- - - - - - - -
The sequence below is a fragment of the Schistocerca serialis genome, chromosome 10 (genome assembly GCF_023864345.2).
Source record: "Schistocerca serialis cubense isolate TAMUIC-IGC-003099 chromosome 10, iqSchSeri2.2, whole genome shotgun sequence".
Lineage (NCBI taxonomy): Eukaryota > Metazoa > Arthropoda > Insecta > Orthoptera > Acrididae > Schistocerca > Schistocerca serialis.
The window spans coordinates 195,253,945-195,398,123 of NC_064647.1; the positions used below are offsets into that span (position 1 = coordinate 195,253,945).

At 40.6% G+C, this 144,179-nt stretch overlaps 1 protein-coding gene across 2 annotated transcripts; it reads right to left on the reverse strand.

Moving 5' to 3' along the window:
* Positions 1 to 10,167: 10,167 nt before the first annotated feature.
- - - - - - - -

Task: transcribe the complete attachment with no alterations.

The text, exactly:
The sequence below is a fragment of the Schistocerca serialis genome, chromosome 10 (genome assembly GCF_023864345.2).
Source record: "Schistocerca serialis cubense isolate TAMUIC-IGC-003099 chromosome 10, iqSchSeri2.2, whole genome shotgun sequence".
Lineage (NCBI taxonomy): Eukaryota > Metazoa > Arthropoda > Insecta > Orthoptera > Acrididae > Schistocerca > Schistocerca serialis.
The window spans coordinates 195,253,945-195,398,123 of NC_064647.1; the positions used below are offsets into that span (position 1 = coordinate 195,253,945).

At 40.6% G+C, this 144,179-nt stretch overlaps 1 protein-coding gene across 2 annotated transcripts; it reads right to left on the reverse strand.

Moving 5' to 3' along the window:
* Positions 1 to 10,167: 10,167 nt before the first annotated feature.